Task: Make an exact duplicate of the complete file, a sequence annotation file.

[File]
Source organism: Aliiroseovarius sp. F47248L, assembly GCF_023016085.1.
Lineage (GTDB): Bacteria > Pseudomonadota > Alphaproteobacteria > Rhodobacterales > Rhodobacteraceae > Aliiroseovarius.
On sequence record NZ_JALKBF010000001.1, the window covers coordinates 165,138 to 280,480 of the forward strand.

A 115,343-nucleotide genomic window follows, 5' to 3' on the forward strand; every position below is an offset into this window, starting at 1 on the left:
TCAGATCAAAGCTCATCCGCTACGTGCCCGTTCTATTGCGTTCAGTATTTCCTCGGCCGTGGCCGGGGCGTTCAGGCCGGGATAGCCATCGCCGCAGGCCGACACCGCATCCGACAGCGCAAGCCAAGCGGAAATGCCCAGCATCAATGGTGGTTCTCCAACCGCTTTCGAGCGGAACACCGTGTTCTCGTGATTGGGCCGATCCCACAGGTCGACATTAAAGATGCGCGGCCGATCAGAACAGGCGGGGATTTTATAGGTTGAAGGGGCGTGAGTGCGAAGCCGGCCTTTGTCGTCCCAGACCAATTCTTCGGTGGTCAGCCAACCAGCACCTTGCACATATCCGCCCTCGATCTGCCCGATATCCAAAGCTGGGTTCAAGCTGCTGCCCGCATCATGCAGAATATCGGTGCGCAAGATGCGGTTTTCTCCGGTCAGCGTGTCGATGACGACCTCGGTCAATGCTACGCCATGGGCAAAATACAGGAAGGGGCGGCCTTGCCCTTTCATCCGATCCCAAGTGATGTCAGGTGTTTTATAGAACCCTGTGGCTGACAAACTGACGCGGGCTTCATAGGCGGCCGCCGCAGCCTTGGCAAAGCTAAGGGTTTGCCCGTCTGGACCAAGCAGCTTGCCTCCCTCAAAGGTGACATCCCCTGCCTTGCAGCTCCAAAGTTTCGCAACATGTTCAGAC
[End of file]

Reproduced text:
Source organism: Aliiroseovarius sp. F47248L, assembly GCF_023016085.1.
Lineage (GTDB): Bacteria > Pseudomonadota > Alphaproteobacteria > Rhodobacterales > Rhodobacteraceae > Aliiroseovarius.
On sequence record NZ_JALKBF010000001.1, the window covers coordinates 165,138 to 280,480 of the forward strand.

A 115,343-nucleotide genomic window follows, 5' to 3' on the forward strand; every position below is an offset into this window, starting at 1 on the left:
TCAGATCAAAGCTCATCCGCTACGTGCCCGTTCTATTGCGTTCAGTATTTCCTCGGCCGTGGCCGGGGCGTTCAGGCCGGGATAGCCATCGCCGCAGGCCGACACCGCATCCGACAGCGCAAGCCAAGCGGAAATGCCCAGCATCAATGGTGGTTCTCCAACCGCTTTCGAGCGGAACACCGTGTTCTCGTGATTGGGCCGATCCCACAGGTCGACATTAAAGATGCGCGGCCGATCAGAACAGGCGGGGATTTTATAGGTTGAAGGGGCGTGAGTGCGAAGCCGGCCTTTGTCGTCCCAGACCAATTCTTCGGTGGTCAGCCAACCAGCACCTTGCACATATCCGCCCTCGATCTGCCCGATATCCAAAGCTGGGTTCAAGCTGCTGCCCGCATCATGCAGAATATCGGTGCGCAAGATGCGGTTTTCTCCGGTCAGCGTGTCGATGACGACCTCGGTCAATGCTACGCCATGGGCAAAATACAGGAAGGGGCGGCCTTGCCCTTTCATCCGATCCCAAGTGATGTCAGGTGTTTTATAGAACCCTGTGGCTGACAAACTGACGCGGGCTTCATAGGCGGCCGCCGCAGCCTTGGCAAAGCTAAGGGTTTGCCCGTCTGGACCAAGCAGCTTGCCTCCCTCAAAGGTGACATCCCCTGCCTTGCAGCTCCAAAGTTTCGCAACATGTTCAGAC